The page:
Telenor Connexion and dtac bring IoT-powered resilience to Thai businesses

As Thailand continues to digitize, the Internet of Things (IoT) market, which is a key enabler to this transformation, is slated to grow to US $2.19 billion by 2030 from US $120 million in 2018[1]

This staggering growth, coupled with even stronger data connectivity driven by 5G deployment, will be crucial not only to recovery, but also economic transformation. Against this backdrop, major IoT providers such as Telenor Group’s Telenor Connexion are in leadership positions to drive the innovation required to maintain and extend Thailand’s already high levels of IoT implementation. 

Telenor Connexion and Telenor’s businesses in the Nordics recently consolidated its global portfolio of brands under a single brand, Telenor IoT.  Telenor Connexion is a major partner to dtac and has been invaluable in dtac’s development of 5G and IoT use cases.  To better understand how machine-to-machine communications can boost Thailand’s digital transformation, dtacblog spoke to Seth Ryding, Chief Sales Officer Global Sales for Telenor Connexion.

Q: How has the pandemic impacted the need for IoT solutions?

A: The past 12 months have accelerated demand for IoT solutions. Things that could be done in person, such as meter readings, can no longer be carried out in the same way due to restrictions or lock downs. Consumers buy more online and have increasingly higher demands of updated or real-time information about their deliveries. Touch-free operations are privileged for their safety. And even COVID-19 vaccines underscore the need to transport goods with rigorous monitoring of temperature and light exposure throughout their journey in order to secure the quality, protect the value and make sure that the distribution of the vaccine is optimized.

Q: How can innovation in IoT make a difference amidst this uncertain backdrop?

A: The list of benefits from IoT is indeed almost endless. From tracking trucks across borders to contactless payments, machine-to-machine communications answer many of the challenges of our age and creates a foundation for development of new product and services.

In Thailand, which is the automotive hub of Southeast Asia, connected cars, trucks, and buses could also reshape and optimize transportation in the region as well as decrease congestions by optimizing supply and demand based on actual usage and data gathering. Telenor Connexion has decades of experience in this field, having worked with Hitachi, Volvo and Scania among others.

Our motto is ‘Connecting things – it’s all about people.’ The COVID-19 pandemic has accelerated digital adoption, but also highlighted digital gaps. A lot of businesses or even government organizations need support to better connect their users to their services. For example, remote monitoring of patients can increase access to healthcare for people in remote areas and making sure that patience only visit the hospital when needed. In these respect, IoT can boost a country’s resilience.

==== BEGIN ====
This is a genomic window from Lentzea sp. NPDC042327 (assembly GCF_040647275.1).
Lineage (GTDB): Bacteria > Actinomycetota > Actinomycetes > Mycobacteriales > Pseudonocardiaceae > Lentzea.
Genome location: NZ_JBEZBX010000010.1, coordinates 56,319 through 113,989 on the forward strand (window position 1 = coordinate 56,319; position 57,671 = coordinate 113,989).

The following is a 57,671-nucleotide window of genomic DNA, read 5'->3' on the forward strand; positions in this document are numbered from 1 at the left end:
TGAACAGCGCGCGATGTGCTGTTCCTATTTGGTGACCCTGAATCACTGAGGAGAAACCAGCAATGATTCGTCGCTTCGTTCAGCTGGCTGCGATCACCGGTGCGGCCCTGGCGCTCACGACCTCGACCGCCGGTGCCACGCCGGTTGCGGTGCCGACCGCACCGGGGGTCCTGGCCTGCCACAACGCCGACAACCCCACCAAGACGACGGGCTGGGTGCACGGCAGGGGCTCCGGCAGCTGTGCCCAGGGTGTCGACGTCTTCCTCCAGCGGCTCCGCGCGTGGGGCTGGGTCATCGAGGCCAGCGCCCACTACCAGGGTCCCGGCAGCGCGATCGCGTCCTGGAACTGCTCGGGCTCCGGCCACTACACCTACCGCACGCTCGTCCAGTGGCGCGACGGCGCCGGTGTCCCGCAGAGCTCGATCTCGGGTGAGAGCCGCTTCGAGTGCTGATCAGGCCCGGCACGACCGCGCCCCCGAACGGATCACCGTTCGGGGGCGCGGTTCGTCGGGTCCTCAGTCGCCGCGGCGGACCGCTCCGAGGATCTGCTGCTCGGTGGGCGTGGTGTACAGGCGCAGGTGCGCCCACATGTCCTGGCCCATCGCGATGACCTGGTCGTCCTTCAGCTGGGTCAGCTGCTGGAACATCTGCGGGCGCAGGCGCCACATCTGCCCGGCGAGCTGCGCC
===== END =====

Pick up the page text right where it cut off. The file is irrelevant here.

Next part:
Q: What are some of the more interesting use cases of IoT?

A: A Chinese car manufacturer we spoke to recently told us they saw their cars as mobile phones with four wheels, to me that is a statement that really shows how things are changing and evolving. Everywhere you look, there’s a dynamic of the physical turning digital. Scania’s trucks now all come bundled with connectivity capabilities and includes a basic report on usage and performance. In addition, Scania’s customers can subscribe to detailed data and analysis, that can be used to change usage and improve performance, life span and fuel consumption that in the long run impacts the environment and supports sustainability.

Another interesting use case is with dtac, which has already started piloting 5G use cases in remote surveillance, water management, and smart metering. These are key areas for machine-to-machine communication. The challenge isn’t the technology. It’s to make companies and entrepreneurs understand that solutions like Wi-Fi may seem cheaper initially, but don’t pay off in the long run. Mobile connections are extremely robust, secure, and standardized. It’s the best way to connect devices if a hassle free and scalable solution that will last a long time is the goal.

Q: What are some of the key trends you foresee in the IoT space?

A: An interesting and major trend we have seen is that traditional product suppliers are transforming from merely selling hardware to selling services. In the past, a supplier’s relationship with customers normally ended when selling the actual product. Now, when the smart product, the IoT solution is sold, that is when the relationship really starts and the possibility of a long-lasting relation with additional smart services added over time is initiated. 

IoT connections are also growing by 28 percent a year in Asia. There is a huge opportunity. IoT can help us live healthier, safer lives while reducing costs and our environmental footprints. The only limit to the improvements IoT will bring is our imagination.

Telenor Connexion and dtac are now set to work even more closely, jointly offering 4G and 5G IoT services to Thai businesses. With 200 IoT experts across 18 countries, Telenor Connexion brings a wealth of solutions and business models to be adapted in Thailand—including Telenor’s pioneering 5G use cases.